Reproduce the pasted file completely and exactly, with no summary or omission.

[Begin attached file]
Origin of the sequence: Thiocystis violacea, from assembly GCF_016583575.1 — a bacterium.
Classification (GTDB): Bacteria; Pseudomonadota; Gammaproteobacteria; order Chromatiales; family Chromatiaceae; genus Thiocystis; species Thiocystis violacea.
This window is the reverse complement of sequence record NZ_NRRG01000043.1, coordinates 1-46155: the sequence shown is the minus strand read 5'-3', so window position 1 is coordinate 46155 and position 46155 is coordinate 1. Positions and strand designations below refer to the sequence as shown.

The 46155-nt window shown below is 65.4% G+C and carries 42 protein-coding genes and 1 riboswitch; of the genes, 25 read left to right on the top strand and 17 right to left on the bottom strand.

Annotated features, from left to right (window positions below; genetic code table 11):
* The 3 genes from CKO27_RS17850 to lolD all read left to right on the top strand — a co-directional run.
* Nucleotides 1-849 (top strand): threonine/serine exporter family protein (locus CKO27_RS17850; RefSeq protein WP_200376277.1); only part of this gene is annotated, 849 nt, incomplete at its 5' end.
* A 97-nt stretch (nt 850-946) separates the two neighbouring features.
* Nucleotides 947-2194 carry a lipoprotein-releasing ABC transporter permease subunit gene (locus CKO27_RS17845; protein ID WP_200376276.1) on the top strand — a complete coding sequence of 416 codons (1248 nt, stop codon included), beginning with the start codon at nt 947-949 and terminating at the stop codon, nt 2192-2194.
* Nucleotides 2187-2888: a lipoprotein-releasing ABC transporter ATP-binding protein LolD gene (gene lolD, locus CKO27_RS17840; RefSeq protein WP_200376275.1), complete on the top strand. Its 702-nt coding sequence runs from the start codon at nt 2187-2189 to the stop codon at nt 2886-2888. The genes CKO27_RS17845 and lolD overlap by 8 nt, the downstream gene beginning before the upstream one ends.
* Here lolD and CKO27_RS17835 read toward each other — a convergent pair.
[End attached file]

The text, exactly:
Origin of the sequence: Thiocystis violacea, from assembly GCF_016583575.1 — a bacterium.
Classification (GTDB): Bacteria; Pseudomonadota; Gammaproteobacteria; order Chromatiales; family Chromatiaceae; genus Thiocystis; species Thiocystis violacea.
This window is the reverse complement of sequence record NZ_NRRG01000043.1, coordinates 1-46155: the sequence shown is the minus strand read 5'-3', so window position 1 is coordinate 46155 and position 46155 is coordinate 1. Positions and strand designations below refer to the sequence as shown.

The 46155-nt window shown below is 65.4% G+C and carries 42 protein-coding genes and 1 riboswitch; of the genes, 25 read left to right on the top strand and 17 right to left on the bottom strand.

Annotated features, from left to right (window positions below; genetic code table 11):
* The 3 genes from CKO27_RS17850 to lolD all read left to right on the top strand — a co-directional run.
* Nucleotides 1-849 (top strand): threonine/serine exporter family protein (locus CKO27_RS17850; RefSeq protein WP_200376277.1); only part of this gene is annotated, 849 nt, incomplete at its 5' end.
* A 97-nt stretch (nt 850-946) separates the two neighbouring features.
* Nucleotides 947-2194 carry a lipoprotein-releasing ABC transporter permease subunit gene (locus CKO27_RS17845; protein ID WP_200376276.1) on the top strand — a complete coding sequence of 416 codons (1248 nt, stop codon included), beginning with the start codon at nt 947-949 and terminating at the stop codon, nt 2192-2194.
* Nucleotides 2187-2888: a lipoprotein-releasing ABC transporter ATP-binding protein LolD gene (gene lolD, locus CKO27_RS17840; RefSeq protein WP_200376275.1), complete on the top strand. Its 702-nt coding sequence runs from the start codon at nt 2187-2189 to the stop codon at nt 2886-2888. The genes CKO27_RS17845 and lolD overlap by 8 nt, the downstream gene beginning before the upstream one ends.
* Here lolD and CKO27_RS17835 read toward each other — a convergent pair.